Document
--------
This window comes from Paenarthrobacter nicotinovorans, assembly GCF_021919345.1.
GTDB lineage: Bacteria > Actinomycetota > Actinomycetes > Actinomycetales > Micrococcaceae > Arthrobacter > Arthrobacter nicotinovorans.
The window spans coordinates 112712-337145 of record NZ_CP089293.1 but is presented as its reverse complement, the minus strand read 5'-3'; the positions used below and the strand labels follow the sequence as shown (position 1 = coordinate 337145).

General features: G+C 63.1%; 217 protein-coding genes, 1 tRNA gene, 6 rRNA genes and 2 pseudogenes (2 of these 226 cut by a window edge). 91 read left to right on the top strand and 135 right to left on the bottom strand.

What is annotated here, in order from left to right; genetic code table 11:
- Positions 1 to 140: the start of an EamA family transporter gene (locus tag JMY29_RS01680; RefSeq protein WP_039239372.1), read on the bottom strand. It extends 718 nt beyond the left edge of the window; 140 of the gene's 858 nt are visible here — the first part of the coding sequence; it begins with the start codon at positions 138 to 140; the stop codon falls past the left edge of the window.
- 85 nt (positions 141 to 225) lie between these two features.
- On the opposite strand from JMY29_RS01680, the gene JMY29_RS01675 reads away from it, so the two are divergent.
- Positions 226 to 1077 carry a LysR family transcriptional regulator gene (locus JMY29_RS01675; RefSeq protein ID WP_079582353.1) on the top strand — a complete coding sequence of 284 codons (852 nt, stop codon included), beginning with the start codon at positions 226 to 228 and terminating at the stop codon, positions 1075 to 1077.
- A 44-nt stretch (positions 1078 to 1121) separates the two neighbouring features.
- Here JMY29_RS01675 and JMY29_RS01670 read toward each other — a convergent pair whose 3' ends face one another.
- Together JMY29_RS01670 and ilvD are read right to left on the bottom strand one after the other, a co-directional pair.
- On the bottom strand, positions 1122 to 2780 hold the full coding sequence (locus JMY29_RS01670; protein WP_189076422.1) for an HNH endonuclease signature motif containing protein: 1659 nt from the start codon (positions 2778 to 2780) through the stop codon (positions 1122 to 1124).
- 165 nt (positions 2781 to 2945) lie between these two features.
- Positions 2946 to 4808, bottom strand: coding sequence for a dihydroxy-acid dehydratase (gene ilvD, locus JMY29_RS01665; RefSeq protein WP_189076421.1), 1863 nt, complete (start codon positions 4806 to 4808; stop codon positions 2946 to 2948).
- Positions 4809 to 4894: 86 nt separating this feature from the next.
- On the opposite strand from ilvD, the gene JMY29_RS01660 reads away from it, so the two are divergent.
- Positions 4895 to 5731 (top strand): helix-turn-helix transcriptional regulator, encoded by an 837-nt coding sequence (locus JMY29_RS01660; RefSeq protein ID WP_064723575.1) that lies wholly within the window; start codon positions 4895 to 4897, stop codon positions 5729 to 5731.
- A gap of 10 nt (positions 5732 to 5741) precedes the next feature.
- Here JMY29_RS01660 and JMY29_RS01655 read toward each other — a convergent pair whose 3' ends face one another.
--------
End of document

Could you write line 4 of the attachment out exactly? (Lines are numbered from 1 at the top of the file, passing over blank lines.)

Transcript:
General features: G+C 63.1%; 217 protein-coding genes, 1 tRNA gene, 6 rRNA genes and 2 pseudogenes (2 of these 226 cut by a window edge). 91 read left to right on the top strand and 135 right to left on the bottom strand.